Here's a heads up about ash, in case you don't keep up on your invasive news.
There's a lovely little metallic-green beetle coming our way, only a half inch long, but big trouble. It was in western New York and now is in the Catskills, a little green alien that probably traveled to Michigan about 15 years ago from China. The larvae are presumed to have been in wooden shipping pallets.
There are 900 million white, black and green ash trees in New York State, but there won't be for very long. It is too late to do anything much about the Emerald Ash Borer, and where they strike, they kill every ash usually within two or three years. Fifty million have already died in the midwest. It may take 10 years to cause the complete devastation of ashes here in New York, unless native wasps that attack the larvae can be bred and released very quickly. Chemical treatment may save a few valued trees, but it will be expensive and will have to be done for years. ("Mountain ash" is not really ash and is not vulnerable.)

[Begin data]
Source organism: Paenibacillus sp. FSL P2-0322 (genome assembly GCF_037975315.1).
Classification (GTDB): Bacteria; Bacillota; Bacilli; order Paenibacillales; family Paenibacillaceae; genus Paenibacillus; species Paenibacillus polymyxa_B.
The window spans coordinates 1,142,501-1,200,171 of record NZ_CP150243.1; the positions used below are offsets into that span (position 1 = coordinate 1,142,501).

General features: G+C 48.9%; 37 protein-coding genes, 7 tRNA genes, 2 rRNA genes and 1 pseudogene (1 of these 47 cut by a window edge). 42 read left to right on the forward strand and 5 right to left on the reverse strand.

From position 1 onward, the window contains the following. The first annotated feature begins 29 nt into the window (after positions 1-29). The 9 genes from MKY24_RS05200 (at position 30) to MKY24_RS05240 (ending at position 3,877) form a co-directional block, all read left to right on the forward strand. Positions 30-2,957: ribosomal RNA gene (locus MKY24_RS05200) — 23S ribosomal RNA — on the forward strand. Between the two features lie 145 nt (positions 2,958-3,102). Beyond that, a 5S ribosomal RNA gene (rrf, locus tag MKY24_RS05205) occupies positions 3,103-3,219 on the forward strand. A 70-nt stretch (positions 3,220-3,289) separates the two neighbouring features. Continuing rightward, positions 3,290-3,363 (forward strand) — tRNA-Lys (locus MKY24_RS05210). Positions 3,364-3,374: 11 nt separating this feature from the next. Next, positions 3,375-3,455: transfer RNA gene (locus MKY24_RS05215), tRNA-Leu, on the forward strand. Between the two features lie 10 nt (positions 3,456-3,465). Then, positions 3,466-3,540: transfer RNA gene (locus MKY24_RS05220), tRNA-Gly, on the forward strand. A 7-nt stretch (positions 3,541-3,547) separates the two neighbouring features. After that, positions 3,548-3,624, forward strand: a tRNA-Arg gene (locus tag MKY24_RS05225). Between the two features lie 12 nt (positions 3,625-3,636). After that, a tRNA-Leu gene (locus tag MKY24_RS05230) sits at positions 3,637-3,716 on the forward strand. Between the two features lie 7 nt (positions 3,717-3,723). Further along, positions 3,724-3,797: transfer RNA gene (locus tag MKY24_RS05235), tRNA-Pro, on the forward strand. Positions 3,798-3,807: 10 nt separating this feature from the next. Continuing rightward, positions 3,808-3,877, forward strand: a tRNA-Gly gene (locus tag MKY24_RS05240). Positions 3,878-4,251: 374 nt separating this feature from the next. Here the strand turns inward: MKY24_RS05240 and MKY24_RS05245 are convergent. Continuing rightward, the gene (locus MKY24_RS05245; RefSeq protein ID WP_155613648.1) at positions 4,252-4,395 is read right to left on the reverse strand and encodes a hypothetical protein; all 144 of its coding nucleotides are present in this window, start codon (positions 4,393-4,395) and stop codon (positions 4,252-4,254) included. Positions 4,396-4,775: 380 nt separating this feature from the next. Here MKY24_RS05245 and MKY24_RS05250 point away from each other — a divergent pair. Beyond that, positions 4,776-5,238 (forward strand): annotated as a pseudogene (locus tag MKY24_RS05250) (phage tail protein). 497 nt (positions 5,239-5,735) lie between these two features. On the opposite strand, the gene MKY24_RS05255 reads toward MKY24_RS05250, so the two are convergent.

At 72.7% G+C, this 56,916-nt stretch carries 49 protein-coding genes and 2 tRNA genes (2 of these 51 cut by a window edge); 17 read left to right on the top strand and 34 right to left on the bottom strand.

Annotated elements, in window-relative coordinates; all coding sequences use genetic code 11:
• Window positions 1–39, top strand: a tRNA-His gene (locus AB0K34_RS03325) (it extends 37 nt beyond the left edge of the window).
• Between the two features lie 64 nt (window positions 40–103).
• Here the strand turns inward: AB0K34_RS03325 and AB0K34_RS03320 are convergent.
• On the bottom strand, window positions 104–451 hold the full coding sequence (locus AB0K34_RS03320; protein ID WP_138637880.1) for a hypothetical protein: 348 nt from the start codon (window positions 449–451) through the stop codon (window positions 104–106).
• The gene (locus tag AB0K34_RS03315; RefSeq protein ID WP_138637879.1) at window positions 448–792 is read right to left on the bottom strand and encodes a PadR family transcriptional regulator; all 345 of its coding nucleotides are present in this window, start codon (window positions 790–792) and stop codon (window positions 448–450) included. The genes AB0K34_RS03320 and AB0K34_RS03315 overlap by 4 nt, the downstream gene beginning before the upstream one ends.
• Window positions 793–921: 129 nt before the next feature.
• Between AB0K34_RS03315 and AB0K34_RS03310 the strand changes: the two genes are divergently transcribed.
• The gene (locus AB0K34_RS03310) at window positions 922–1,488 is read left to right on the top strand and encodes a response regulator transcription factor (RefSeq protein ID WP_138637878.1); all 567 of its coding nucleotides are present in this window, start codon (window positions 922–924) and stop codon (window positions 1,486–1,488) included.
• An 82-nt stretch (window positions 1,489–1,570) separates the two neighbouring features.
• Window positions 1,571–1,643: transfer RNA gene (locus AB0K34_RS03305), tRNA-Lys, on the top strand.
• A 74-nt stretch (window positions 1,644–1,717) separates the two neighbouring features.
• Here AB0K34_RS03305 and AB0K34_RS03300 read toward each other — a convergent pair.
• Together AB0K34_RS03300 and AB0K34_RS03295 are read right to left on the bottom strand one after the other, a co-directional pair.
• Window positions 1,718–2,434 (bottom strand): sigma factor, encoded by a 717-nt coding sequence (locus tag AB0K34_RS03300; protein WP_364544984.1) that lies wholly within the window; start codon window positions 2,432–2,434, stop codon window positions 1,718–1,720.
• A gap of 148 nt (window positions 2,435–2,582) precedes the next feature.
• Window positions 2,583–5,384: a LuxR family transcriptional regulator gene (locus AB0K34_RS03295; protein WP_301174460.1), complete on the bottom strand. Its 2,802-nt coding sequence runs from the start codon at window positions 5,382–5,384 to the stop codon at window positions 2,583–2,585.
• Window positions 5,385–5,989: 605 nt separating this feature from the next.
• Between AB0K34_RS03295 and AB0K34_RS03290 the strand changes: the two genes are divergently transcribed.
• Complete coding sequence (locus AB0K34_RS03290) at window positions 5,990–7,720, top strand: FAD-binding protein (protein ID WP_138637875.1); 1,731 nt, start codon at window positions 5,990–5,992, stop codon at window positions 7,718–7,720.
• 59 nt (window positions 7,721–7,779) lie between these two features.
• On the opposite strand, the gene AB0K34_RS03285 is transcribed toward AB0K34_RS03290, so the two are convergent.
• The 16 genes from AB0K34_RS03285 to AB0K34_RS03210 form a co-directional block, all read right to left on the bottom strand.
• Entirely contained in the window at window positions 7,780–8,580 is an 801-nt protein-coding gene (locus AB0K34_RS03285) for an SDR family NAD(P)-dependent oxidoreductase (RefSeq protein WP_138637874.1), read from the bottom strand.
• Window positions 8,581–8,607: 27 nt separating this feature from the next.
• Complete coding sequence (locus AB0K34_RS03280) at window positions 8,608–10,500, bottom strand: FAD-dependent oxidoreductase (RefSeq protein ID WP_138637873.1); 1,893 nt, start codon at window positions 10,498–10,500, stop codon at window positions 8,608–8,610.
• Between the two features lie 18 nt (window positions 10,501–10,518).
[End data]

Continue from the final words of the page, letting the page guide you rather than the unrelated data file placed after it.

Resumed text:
Ashes are only 7 percent of our forests, so that leaves plenty of species to fill in. But in the meantime, there will be a need for quick removal of hazard trees in public places. Luckily for us in the Adirondacks, we did not plant ashes along streets in the monocultures that many downstate towns did, to replace their dead elms. This time maybe arborists will hedge their bets by using many different species.
Foresters are suggesting townspeople go around roads and other public places with their GPS soon and locate every ash that will be a problem when it dies. (Geocachers, how about taking this project on?) Then town boards need to budget the money to pay for taking down some dead trees every year for a while. Laws might need to be enacted to allow for removing hazardous trees from private property along roads if, as in the case in a resort area like ours, the owners are not available to give their permission. Better yet would be that all owners give their permission ahead of time to towns for removal of dead ashes that will die.